Measles is a serious and highly contagious disease, but, fortunately, we can prevent it with immunizations. I understand that some parents are concerned about vaccines. The evidence about the MMR vaccine's safety and benefits is strong and consistent. Here are some answers to the most commonly asked questions I get...
Blaming immigrants for spread of disease is not a new concept in the U.S. and like previous spurious claims, this latest attempt holds no water.
The first step to solving problems is to identify and understand them. With that in mind, here is a list of five reasons why some liberals are just as bad, or at least almost, as creationism-believing conservatives when it comes to spreading pseudoscience.
Vaccinations protect the human species against diseases for which there is no cure once the infection occurs. In this respect, vaccines become the cure for certain diseases through prevention, whereas we usually think of being cured as what doctors do to us after we get sick.
If people are afraid -- and it is fear that underlies the refusal to vaccinate -- they don't need to be badgered or sneered at, they need to be reassured. And that reassurance comes best from someone they trust. If not Roald Dahl, perhaps an older person who might remember what it was like before vaccines.
Everyone possible needs to be vaccinated. Prevention, a tough "defense," is truly our best "offense" in the case of these terrible diseases, not the other way around, and we do have the tools to win. We just need the will.
Hopefully one of the outcomes of this recent Disneyland measles outbreak will be more research to confirm the underlying psychological drivers of Vax-O-Noia. Unless we understand the root cause of this persistent threat to public health and apply that understanding to the task of addressing people's fears, episodes like the current outbreak will continue to occur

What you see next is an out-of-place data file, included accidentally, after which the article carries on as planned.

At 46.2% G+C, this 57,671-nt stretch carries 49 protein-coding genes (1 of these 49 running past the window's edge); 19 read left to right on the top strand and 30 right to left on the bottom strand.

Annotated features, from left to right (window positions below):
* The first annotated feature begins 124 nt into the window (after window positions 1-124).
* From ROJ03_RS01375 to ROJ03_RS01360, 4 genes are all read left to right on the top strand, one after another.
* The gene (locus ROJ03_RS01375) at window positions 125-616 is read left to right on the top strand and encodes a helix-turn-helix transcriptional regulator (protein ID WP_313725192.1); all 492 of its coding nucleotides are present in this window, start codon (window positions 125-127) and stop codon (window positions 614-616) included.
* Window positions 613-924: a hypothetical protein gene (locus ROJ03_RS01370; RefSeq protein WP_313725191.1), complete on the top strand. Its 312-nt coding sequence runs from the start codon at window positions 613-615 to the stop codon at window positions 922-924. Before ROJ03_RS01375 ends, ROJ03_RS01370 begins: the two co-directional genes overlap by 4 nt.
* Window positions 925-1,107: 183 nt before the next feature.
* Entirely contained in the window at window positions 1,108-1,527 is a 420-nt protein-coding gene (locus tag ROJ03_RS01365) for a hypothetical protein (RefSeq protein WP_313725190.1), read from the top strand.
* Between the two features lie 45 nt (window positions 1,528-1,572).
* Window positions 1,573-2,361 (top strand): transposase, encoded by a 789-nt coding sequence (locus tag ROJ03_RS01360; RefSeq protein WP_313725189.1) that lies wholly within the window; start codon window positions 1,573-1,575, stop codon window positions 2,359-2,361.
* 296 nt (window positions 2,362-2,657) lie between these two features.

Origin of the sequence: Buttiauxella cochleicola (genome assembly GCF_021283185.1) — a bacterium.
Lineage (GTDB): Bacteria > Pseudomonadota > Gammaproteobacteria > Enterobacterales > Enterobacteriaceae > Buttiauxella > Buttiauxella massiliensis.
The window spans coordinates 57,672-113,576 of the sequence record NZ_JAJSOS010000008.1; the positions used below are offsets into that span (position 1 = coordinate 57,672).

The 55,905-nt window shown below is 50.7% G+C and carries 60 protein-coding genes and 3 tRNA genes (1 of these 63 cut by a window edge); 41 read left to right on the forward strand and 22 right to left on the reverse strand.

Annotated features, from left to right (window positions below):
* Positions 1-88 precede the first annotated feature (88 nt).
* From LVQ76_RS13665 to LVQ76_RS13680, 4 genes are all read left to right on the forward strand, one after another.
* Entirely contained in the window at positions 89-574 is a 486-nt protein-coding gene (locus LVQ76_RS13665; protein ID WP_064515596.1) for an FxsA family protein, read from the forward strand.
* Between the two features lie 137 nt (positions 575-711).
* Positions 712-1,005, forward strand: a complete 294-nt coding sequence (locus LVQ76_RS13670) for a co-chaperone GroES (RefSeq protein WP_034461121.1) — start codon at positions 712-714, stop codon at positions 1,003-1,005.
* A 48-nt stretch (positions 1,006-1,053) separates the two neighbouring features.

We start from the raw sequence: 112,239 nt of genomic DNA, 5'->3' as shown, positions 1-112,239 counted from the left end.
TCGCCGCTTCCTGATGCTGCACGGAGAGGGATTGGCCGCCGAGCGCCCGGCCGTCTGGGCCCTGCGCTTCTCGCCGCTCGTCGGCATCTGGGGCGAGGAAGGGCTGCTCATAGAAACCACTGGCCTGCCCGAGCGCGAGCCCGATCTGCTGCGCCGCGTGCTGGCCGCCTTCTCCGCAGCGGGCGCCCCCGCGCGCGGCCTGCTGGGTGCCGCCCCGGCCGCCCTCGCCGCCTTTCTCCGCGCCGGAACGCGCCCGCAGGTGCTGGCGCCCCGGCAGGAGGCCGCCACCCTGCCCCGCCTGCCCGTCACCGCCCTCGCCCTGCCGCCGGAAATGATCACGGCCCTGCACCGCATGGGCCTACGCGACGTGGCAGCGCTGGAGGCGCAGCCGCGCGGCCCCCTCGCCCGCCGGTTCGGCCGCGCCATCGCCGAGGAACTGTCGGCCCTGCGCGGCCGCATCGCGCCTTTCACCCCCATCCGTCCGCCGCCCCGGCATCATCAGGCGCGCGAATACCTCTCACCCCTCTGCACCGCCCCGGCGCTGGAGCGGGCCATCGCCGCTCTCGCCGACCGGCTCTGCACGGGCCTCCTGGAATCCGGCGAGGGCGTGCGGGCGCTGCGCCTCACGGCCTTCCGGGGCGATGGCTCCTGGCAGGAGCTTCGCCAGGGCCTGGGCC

The anti-vax movement does show that even when the government isn't corrupt, when it appears to be, it has dire consequences.
In an era of profound medical advancements in drug therapies and technologies, the U.S. finds itself immersed in a controversy over the very basic iss...
February 11 marked six months since the onset of the last confirmed case of wild poliovirus on the African continent. That is longer than at any time in recorded history. There is now a chance that we are on the verge of a historic achievement in global health: an Africa free of wild poliovirus.
But here's the thing, folks: if you buy into this nonsense, and meaning no disrespect, you are not merely wrong. You are wrong about why you are wrong.
Everyone rallied around Kelly and offered up support and prayers. Holistic treatments. Inspiring quotes, songs and videos. But true to her words, there was nothing that could be done and she died three months later.
To prevent our children from being sickened and threatened with death by preventable disease, we need to ensure that they get vaccinated. But, to make our vaccination program successful, we also need to find better ways to inoculate ourselves against misinformation. A good place to start is to arm ourselves with the facts.
I believe passionately that we need to raise our kids in a world where they can thrive and be protected from preventable illnesses that threaten their health and even their lives.
Despite the media attention given to the Vaccine Villains, I am glad we have some political leaders who seem to be following Spider-Man's motto: "With great power comes great responsibility."
I've made what some say is a controversial choice. I refuse to force-educate my kids. I will not subject my children to dangerous schoolyards and suspect curriculum just because some expert or some government entity says I have to. Because I am a mom that means that the choice I've made is the right one for my kids.